So far the people that makes the browsers are on the consumers' side. After all, if one browser shares your info with advertisers and another doesn't, which would you use?
Do-Not-Track Movement Is Drawing Advertisers’ Fire - NYTimes.com
The advent of Do Not Track threatens the barter system wherein consumers allow sites and third-party ad networks to collect information about their online activities in exchange for open access to maps, e-mail, games, music, social networks and whatnot. Marketers have been fighting to preserve this arrangement, saying that collecting consumer data powers effective advertising tailored to a user’s tastes. In turn, according to this argument, those tailored ads enable smaller sites to thrive and provide rich content.
“If we do away with this relevant advertising, we are going to make the Internet less diverse, less economically successful, and frankly, less interesting,” says Mike Zaneis, the general counsel for the Interactive Advertising Bureau, an industry group.
But privacy advocates argue that in a digital ecosystem where there may be dozens of third-party entities on an individual Web page, compiling and storing information about what a user reads, searches for, clicks on or buys, consumers should understand data mining’s potential costs to them and have the ability to opt out.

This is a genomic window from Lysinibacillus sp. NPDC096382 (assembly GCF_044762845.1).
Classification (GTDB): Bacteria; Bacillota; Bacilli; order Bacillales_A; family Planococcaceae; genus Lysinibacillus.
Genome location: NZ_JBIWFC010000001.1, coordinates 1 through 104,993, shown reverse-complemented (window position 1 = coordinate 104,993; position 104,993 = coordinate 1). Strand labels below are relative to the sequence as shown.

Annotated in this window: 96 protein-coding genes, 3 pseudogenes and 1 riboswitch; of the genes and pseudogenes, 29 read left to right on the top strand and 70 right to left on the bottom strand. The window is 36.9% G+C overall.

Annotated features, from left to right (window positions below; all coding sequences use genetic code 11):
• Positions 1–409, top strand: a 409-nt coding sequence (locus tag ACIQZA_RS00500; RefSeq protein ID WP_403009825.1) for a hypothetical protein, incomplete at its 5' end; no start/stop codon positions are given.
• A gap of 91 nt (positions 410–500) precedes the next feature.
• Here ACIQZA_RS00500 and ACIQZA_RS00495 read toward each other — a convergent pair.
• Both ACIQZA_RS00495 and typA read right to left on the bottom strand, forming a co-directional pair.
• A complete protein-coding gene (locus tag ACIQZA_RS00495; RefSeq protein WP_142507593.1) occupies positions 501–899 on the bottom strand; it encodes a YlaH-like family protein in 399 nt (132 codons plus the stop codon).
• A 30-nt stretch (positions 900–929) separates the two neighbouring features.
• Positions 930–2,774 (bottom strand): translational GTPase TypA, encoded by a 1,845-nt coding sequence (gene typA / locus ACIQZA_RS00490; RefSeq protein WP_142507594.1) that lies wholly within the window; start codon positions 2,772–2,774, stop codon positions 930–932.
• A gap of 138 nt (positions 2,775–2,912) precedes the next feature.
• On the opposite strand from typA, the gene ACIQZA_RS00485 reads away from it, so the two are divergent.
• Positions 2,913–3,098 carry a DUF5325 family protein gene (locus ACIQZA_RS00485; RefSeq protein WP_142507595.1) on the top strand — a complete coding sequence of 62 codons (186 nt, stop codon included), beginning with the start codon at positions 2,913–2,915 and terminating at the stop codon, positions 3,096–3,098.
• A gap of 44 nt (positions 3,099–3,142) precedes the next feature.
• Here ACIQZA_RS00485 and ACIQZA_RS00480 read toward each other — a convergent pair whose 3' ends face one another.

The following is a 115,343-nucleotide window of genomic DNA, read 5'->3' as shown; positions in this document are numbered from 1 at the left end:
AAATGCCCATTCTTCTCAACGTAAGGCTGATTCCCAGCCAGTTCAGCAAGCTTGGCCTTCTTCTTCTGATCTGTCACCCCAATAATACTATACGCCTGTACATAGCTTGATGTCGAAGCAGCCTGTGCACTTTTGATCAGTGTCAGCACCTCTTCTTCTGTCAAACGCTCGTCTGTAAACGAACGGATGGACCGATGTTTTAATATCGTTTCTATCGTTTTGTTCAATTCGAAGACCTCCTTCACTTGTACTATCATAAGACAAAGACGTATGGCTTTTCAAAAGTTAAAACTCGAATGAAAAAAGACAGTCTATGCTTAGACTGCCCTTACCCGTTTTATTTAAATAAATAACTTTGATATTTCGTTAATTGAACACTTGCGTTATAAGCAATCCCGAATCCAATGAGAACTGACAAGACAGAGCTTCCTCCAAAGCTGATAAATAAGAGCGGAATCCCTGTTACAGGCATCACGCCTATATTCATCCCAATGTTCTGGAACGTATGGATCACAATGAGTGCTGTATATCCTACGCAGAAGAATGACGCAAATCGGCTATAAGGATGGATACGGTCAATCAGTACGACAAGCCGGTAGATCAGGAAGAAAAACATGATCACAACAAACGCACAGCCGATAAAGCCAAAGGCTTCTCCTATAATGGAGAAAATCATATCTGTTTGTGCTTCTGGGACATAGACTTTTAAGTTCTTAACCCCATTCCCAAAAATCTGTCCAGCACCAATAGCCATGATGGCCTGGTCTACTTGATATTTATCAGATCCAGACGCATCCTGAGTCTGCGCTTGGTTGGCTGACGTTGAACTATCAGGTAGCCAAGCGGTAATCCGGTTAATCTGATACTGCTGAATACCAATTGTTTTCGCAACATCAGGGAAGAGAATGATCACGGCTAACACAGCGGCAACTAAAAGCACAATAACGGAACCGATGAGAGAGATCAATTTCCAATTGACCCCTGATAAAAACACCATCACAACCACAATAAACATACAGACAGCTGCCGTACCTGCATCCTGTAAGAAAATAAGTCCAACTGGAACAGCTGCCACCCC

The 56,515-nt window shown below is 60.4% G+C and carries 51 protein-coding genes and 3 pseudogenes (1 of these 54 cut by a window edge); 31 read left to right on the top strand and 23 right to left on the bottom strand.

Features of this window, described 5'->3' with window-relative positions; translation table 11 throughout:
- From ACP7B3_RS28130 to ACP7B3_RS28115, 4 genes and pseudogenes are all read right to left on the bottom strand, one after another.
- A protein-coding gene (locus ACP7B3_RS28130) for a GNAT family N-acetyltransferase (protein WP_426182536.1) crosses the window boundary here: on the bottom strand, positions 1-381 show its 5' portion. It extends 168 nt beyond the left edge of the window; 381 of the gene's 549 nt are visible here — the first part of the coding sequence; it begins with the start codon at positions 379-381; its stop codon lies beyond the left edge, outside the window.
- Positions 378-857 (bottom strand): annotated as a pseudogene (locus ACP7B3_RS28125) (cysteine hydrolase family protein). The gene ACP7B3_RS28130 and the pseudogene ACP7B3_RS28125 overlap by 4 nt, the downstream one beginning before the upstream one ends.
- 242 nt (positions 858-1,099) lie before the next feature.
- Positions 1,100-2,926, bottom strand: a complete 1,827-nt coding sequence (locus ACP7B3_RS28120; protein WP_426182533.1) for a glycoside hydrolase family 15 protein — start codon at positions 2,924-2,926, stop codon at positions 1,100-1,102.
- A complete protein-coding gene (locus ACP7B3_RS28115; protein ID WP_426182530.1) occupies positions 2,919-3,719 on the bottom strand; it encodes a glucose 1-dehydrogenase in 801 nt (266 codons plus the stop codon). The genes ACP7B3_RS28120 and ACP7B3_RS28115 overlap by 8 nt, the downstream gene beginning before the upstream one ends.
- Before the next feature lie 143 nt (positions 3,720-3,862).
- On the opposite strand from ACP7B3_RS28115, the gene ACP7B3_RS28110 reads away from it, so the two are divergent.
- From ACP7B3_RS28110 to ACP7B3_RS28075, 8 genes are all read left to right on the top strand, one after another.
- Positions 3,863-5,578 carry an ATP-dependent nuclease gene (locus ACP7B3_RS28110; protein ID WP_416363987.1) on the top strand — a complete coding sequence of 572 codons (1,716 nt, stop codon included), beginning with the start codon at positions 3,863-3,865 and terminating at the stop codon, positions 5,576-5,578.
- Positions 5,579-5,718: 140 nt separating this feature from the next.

“If you are looking up the word ‘cancer’ ” on a health site, says Dan Auerbach, a staff technologist at the Electronic Frontier Foundation, a digital rights group in San Francisco, “there’s a high probability that you have cancer or are interested in that. This is the sort of data that can be collected.” He adds: “Consumers absolutely have a right to know how their information is being used and to opt out of having their information used in ways they don’t like.”
But the two sides seem to have reached an impasse. When the W3C met recently in Amsterdam to hammer out Do Not Track standards, as my colleague Kevin J. O’Brien reported in an article earlier this month, advertising industry executives and privacy advocates accused each other of trying to stymie the process.